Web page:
“House prices in China can fall fast. According to private surveys, units sold in 48 cities declined by 10.9 percent over the year as government revenue from land sales cratered 36.2 percent in the first two months of the year, according to Shanghai Daily. More than one in five homes in China’s urban areas is vacant, with 49 million sold but vacant units, and 3.5 million homes that remain unsold. The other problem is that most of the debt incurred building this huge bubble is on the books of property developers.”

“On March 17, Evergrande Real Estate Group, one of the country’s largest developers announced it had secured new financing (i.e. a bailout) from large state-owned banks. How much? A staggering $16 billion. This makes the $4.1 billion Bank of America spent on Countrywide Financial at the beginning of 2008 pale in comparison. It can only be hoped that losses don’t multiply the same way they did at Countrywide, but chances are they will.”

“Chinese developers and construction companies are interwoven in an obscure chain of Ponzi credit. If one doesn’t pay, the other will almost certainly default. At the end of this chain stands the Chinese banking system and by extension the Chinese regime. Both are too big to fail and too big to bail out at the same time. ‘Quite simply, China has produced and built far too much capacity, through overinvestment in steel and cement firms and in accelerated housing development. In the process, it has amassed the largest buildup of bad debt in history,’ writes economist Richard Vague.”

“Homeowners in one of Queensland’s most prestigious property markets want the Federal Government to open the door to foreign buyers. ‘We have an abundance of luxury property where our demographic can’t really support it,’ said Keith Douglas, who recently sold his home for $400,000 less than the purchase value. ‘I’m not alone there was another property that sold for $9 million under auction a few years ago and it only realised $7.3 million so there are still some fairly serious losses being incurred.’”

“In India, it is a leading electric utility, Jaiprakash Power Ventures, selling off facilities and negotiating with lenders to avoid a default, having increasing its debts thirtyfold in six years. In China, it is one of the country’s largest real estate developers, the Kaisa Group, threatening to pay only 2.4 cents on the dollar to its creditors, leaving countless would-be Chinese home buyers stuck in the middle of a multibillion dollar standoff. And in Brazil, a wave of bankruptcies among sugar producers has been driven not just by falling sugar prices, but also by debts that they owe in United States dollars, which are becoming more expensive practically by the day.”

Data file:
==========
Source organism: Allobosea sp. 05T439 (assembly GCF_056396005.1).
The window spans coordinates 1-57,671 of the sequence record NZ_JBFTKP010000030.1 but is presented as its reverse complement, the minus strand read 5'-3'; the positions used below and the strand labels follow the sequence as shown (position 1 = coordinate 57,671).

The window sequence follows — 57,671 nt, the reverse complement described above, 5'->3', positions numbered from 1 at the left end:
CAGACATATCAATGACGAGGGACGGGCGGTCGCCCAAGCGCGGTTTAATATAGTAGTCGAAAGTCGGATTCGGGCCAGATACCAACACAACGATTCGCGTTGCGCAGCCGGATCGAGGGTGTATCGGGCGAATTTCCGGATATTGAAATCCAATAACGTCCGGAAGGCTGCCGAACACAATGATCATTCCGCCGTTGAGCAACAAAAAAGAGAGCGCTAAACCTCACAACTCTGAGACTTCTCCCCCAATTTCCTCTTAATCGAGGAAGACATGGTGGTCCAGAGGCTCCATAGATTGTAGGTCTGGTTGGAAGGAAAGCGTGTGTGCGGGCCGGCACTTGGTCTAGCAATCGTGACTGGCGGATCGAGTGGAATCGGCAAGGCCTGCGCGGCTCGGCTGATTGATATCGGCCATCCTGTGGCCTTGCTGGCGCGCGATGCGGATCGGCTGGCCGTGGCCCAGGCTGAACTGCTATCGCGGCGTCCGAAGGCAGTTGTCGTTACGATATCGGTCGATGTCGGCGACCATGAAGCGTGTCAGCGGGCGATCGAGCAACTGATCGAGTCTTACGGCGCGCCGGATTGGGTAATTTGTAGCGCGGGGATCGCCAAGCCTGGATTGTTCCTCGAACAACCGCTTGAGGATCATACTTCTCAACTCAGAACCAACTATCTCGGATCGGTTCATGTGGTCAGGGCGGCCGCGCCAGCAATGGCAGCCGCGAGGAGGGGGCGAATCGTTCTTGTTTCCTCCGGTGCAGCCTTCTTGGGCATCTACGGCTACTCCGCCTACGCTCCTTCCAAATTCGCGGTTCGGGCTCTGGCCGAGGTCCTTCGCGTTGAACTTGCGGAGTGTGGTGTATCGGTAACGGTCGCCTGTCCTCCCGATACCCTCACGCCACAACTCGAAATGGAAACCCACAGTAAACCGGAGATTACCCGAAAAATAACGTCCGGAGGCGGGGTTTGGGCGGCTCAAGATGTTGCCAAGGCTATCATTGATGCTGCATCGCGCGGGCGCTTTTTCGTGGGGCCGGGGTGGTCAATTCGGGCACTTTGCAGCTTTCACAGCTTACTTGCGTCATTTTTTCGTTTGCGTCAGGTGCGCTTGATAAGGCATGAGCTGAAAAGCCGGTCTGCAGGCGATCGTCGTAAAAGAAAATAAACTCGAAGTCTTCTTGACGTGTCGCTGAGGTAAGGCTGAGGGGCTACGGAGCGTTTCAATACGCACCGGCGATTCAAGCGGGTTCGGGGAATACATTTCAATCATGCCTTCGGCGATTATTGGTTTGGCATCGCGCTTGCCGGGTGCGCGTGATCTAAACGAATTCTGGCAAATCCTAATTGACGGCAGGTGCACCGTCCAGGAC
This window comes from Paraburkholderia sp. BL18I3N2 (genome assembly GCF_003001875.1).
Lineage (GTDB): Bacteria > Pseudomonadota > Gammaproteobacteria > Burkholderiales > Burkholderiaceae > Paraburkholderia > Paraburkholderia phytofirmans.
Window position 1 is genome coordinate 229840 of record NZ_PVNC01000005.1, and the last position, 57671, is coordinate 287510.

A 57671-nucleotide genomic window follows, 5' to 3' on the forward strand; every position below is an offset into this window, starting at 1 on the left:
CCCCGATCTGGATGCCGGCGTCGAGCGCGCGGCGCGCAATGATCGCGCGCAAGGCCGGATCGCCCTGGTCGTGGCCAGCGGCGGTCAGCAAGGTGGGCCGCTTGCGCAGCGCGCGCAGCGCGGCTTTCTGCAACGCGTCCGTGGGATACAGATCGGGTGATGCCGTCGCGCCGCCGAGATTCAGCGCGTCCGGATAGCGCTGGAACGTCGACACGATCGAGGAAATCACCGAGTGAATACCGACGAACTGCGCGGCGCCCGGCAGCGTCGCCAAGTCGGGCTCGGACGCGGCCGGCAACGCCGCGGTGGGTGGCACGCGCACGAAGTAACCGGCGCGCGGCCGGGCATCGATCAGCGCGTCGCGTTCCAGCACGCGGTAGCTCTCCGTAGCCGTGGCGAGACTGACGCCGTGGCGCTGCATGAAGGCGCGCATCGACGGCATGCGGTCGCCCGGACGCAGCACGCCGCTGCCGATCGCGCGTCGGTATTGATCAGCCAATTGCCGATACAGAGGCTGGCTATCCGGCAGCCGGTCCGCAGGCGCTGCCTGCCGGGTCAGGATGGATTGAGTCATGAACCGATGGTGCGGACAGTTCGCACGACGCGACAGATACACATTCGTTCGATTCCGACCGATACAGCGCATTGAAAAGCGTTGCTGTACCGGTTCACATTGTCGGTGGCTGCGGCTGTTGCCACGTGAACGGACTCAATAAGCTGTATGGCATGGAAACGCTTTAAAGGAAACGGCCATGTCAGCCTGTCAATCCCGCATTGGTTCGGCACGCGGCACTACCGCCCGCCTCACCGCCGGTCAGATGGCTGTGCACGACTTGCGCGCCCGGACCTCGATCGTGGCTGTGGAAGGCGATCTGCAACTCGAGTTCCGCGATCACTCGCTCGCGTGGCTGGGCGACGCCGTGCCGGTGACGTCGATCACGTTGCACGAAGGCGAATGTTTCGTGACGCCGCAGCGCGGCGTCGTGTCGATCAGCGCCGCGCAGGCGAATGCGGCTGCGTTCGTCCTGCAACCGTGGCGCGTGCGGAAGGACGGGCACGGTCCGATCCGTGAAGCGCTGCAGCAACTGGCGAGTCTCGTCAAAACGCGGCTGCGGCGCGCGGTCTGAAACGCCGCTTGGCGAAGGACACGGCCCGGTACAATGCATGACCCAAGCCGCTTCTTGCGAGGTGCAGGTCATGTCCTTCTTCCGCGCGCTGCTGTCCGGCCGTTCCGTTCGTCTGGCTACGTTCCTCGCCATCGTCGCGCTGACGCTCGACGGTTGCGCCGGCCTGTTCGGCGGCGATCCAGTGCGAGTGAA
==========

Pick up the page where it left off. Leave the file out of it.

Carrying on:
“Years of low-interest-rate policies from the Fed have encouraged companies in these fast-growing economies to borrow dollars because they could do it more cheaply than if they took out loans in their local currencies. By September 2014 there were $9.2 trillion of such dollar loans outside the United States, up 50 percent since 2009, according to the Bank for International Settlements. As Raghuram Rajan, the Reserve Bank of India’s governor, put it earlier this year in an interview with Bloomberg Television, ‘Borrowing in dollars is like playing Russian roulette, especially if you’re borrowing relatively short term.’”

“A leading financial advisor is projecting a 40-50 per cent housing price correction and is laying the blame on the CMHC. Author Hilliard MacBeth says the Canadian real estate market is poised for a painful 40 to 50 per cent drop in value when the bubble pops. ‘I think the government has genuinely tried to encourage the housing market and home ownership, which started after the Second World War. But in the last 15 years it’s kind of taken on a life of its own. It’s this monster that nobody can really tame. The reality is, lenders don’t really take any risk, so they keep on providing more and more [loans].’”

“U.S. housing finance companies Fannie Mae and Freddie Mac could require more bailouts from U.S. taxpayers as risks are rising due to shrinking reserves, an internal watchdog for the firms’ regulator said. Washington bailed out the two firms in 2008 at the height of the financial crisis and has since seized all their quarterly profits while demanding the firms reduce their capital buffers.”

“‘Future profitability is far from assured,’ Federal Housing Finance Agency Office of Inspector General said in a report, pointing out that the firms could again chalk up losses on their derivatives portfolios, similar to those they reported in the fourth quarter. ‘(This) increases the likelihood of additional Treasury investment,’ the report stated.”

Bits Bucket for March 20, 2015